Hello H(elsinki) H(udson) F(riend)s:
On its way to mainstream success as a jazz-pop sensation, Lake Street Dive put in frequent appearances at Club Helsinki Hudson, where audiences were enamored of the soulful, genre-leaping musical antics of the modest, rootsy quartet from Boston. We got to know them up-close and personal, as a unit but also as immensely talented individuals.
As much as I loved Rachael Price for her incredible retro-soul vocals, I always had a special place in my heart for Bridget Kearney, who laid down the band’s funk on bass (Bass Player Magazine aptly nicknamed her “Lake Street Driver“) and who was a perfect foil to Price on harmony vocals.
Which is why I’m thrilled as all get-out that Bridget Kearney has stepped up to the plate as a solo artist in her own rate, with a fabulous new solo album called “Won’t Let You Down,” which she’ll be bringing to Club Helsinki Hudson on Saturday, April 22, at 9pm.
“Won’t Let You Down” is a wry, big-hearted pop album, a gleeful work of melodic pop-rock with hints of the Beatles, Wilco, Fleetwood Mac, and even Nick Cave, as the album swerves from 1960s pop to modern indie-rock.
Kearney grew up in Iowa City and went to college in Boston, where she double-majored in jazz bass at the New England Conservatory of Music and English at Tufts University. While still a student, she won the grand prize in the John Lennon Songwriting Contest, a harbinger of things to come. It was during this time, too, that Kearney and three of her fellow conservatory students founded Lake Street Dive. But Kearney has always been voraciously collaborative, dabbling in chamber pop with the Brooklyn group Cuddle Magic, bluegrass with the now-defunct Boston outfit Joy Kills Sorrow, and Ghanaian music as part of a duo with fellow songwriter Benjamin Lazar Davis.
The recording process for “Won’t Let You Down” began when drummer/engineer/producer Robin MacMillan invited Kearney to record a few songs at his Brooklyn studio. The sessions, which took place over the course of three years, were leisurely and experimental, free of a label-imposed deadline or a rental fee. “The answer to everything was ‘Yes. Let’s try it,’” Kearney remembers.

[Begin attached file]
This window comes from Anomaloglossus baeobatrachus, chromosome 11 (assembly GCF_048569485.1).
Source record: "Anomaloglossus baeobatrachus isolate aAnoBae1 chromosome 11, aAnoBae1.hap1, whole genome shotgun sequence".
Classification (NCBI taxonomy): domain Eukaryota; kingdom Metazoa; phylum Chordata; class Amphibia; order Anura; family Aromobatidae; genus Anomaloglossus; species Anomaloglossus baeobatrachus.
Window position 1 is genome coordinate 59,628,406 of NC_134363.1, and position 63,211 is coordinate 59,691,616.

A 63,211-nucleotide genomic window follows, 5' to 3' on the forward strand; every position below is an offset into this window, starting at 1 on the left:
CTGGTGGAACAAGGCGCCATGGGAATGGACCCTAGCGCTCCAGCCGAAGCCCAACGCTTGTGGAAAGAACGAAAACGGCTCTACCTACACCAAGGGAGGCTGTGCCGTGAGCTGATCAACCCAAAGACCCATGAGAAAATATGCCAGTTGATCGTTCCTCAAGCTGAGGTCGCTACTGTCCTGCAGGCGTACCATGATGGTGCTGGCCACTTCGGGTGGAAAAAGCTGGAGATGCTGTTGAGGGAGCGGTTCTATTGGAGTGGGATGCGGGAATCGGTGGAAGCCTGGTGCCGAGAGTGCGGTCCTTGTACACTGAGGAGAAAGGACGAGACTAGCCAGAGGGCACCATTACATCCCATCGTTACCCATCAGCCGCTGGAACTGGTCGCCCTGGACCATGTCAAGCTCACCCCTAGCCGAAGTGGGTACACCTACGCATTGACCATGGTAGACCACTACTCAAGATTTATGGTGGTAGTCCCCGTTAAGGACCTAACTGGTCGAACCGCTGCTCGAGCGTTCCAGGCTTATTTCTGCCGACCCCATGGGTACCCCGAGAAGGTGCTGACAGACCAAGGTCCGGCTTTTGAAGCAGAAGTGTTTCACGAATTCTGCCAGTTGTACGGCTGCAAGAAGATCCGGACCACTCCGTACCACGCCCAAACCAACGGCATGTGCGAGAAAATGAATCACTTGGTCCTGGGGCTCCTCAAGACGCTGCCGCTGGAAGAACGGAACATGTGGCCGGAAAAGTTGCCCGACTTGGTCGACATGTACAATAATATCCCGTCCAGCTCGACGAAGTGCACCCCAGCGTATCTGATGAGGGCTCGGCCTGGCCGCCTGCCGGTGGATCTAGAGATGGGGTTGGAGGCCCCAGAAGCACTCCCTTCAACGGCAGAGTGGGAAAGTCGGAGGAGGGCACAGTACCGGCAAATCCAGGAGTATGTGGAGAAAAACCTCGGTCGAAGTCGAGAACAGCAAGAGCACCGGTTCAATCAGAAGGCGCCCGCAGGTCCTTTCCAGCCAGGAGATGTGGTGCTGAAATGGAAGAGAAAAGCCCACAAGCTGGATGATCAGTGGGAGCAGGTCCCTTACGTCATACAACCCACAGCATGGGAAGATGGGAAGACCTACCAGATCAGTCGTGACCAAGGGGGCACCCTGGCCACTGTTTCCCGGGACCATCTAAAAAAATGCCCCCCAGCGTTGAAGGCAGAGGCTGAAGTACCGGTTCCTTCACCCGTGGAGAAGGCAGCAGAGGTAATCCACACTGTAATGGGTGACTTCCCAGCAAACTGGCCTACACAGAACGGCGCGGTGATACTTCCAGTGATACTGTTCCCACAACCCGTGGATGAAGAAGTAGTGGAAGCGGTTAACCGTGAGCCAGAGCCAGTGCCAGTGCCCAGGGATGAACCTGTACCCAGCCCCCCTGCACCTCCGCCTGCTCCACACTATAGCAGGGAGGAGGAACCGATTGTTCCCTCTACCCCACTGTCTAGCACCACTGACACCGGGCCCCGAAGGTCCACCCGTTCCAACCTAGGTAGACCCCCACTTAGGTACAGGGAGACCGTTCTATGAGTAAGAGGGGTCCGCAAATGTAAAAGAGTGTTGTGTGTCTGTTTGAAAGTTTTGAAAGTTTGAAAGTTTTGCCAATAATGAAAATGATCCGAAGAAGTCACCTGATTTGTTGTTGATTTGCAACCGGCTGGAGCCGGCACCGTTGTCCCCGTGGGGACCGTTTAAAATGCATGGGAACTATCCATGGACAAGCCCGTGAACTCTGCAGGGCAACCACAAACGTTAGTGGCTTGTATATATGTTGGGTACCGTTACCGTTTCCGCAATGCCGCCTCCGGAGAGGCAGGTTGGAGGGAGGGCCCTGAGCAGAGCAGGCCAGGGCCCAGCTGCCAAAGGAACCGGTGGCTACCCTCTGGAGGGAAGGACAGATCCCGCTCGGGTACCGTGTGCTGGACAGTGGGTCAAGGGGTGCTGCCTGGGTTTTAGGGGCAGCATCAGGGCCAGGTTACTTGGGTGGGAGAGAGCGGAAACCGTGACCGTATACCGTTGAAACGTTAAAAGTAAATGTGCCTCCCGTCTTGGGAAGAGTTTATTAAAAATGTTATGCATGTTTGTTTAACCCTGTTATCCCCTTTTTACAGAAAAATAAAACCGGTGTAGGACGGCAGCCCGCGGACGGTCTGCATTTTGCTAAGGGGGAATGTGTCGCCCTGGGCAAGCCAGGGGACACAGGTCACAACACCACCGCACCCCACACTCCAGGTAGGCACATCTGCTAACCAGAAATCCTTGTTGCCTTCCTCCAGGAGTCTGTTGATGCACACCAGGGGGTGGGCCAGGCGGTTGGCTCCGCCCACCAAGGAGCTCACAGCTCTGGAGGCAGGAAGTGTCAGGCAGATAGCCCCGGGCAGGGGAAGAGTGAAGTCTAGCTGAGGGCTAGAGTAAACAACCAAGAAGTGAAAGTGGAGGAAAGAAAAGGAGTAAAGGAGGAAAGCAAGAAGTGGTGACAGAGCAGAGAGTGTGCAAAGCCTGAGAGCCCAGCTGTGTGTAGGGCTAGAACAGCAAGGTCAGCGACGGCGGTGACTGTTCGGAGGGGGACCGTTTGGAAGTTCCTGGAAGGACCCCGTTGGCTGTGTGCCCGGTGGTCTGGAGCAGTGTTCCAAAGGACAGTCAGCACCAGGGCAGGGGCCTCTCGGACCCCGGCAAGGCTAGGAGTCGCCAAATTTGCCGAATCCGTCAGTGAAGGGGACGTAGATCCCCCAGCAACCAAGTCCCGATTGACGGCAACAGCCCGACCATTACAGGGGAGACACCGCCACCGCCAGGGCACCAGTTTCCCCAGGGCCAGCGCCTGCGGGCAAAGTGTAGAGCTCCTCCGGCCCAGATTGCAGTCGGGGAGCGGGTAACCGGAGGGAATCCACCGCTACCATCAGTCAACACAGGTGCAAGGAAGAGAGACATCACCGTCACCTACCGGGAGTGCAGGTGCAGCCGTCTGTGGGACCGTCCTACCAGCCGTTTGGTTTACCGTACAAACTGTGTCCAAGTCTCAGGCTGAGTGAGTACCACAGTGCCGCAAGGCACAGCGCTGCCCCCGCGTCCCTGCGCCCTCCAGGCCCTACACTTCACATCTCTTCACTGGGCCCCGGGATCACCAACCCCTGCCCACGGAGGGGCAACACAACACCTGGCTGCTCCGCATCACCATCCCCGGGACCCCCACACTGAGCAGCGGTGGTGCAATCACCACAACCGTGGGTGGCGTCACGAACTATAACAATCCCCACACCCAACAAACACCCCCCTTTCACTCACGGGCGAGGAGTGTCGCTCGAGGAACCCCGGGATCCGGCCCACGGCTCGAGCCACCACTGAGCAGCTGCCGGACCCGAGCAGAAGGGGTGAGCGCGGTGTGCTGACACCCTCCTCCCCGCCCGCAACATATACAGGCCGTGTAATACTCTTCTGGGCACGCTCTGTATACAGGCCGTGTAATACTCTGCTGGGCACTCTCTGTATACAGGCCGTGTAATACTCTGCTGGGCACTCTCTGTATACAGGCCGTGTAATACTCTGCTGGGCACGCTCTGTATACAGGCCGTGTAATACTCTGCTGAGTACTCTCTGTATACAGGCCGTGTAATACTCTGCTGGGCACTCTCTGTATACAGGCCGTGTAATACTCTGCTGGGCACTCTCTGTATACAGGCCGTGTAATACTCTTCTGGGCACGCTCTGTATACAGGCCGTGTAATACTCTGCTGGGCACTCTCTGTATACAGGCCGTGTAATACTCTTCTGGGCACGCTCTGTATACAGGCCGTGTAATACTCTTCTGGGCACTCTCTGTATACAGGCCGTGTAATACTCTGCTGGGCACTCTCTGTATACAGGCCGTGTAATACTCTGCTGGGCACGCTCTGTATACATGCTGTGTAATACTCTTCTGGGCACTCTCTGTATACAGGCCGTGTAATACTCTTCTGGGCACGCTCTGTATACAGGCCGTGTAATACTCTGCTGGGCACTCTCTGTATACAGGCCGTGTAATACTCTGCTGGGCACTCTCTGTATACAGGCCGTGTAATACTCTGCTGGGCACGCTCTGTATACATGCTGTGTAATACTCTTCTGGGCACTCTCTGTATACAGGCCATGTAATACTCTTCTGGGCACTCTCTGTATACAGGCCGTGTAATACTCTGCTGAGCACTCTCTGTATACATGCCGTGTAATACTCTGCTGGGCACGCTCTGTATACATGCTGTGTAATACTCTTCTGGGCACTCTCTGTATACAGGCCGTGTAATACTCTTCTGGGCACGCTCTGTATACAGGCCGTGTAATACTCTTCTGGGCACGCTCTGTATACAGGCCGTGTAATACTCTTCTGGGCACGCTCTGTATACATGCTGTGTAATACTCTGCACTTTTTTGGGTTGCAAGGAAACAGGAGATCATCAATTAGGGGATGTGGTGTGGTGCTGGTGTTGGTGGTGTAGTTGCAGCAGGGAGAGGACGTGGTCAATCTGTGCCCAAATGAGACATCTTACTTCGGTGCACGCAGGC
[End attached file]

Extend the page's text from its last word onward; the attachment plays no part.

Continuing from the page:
“The album abounds with peculiar noises: an unidentifiable yelp, something distinctly kazoo-like, the distant whistle of a steaming kettle,” says Kearney, who played electric bass, piano, synthesizers, organ, electric guitar and acoustic guitar on “Won’t Let You Down.”
“Won’t Let You Down” is the first project in which Kearney has appeared as the primary vocalist. “I’ve always had this affinity for singers and songs that are kind of vulnerable-sounding and flawed,” she says. “I’m not a trained singer or a really powerful singer, so that’s something that you can kind of use as an advantage in your writing. You can say some things that are vulnerable and personal, and I think it can come across more powerfully with a voice that’s imperfect.”
Kearney’s lyrical talent stems from her ability to unlock the profundity in details both small and strange. She jokingly describes the song “Daniel” as being “about when you have a sexy dream about someone, and how weird that is.” But in Kearney’s hands the concept transforms into something at once aching and exquisite, an earnest pop concoction with a conflicted soul.
Tasked with naming her favorite song, Kearney chooses “Wash Up“, a dreamy soft rock jam about running into an old lover. “It’s one of my favorite kinds of songs,” she says. “These crying on-the-dance-floor kinds of things, where the track is kind of bumpin’, but when you listen to the lyrics you realize it’s actually a sad song.” “Wash Up” is classic Kearney: a light touch undergirded by dark self-awareness, and endlessly hummable. It also showcases Kearney’s considerable talents as a guitarist. Is there anything this musician can’t play?
On “Won’t Let You Down“, buoyancy is always tempered by melancholy. But just as often, wistfulness is undercut by a twinkle in the eye. It’s “this cross section of sadness and humor,” says Kearney. “When you’re getting over crying, and you just start to laugh.”
The New Yorker got up close and personal with Kearney and Price in the Russian & Turkish Baths last year (I like to think of it as “Lake Street Shvitz“). In the blog The Perfect Note, Kearney reveals how she thinks of herself as a Charles Mingus-influenced bluegrass bassist. And Kearney played lead in a Rolling Stone interview about Lake Street Dive last year.
Warning: If you listen to “Won’t Let You Down,” it won’t let you down. In fact, it’s bound to be one of your favorite and most-played albums of the year.
Remember – for reservations in The Restaurant or in the club call 518.828.4800. To purchase tickets online go here. For the most up-to-date concert information, always visit Club Helsinki Hudson.
Henry Helsinki Hudson
Club Helsinki Hudson
405 Columbia St.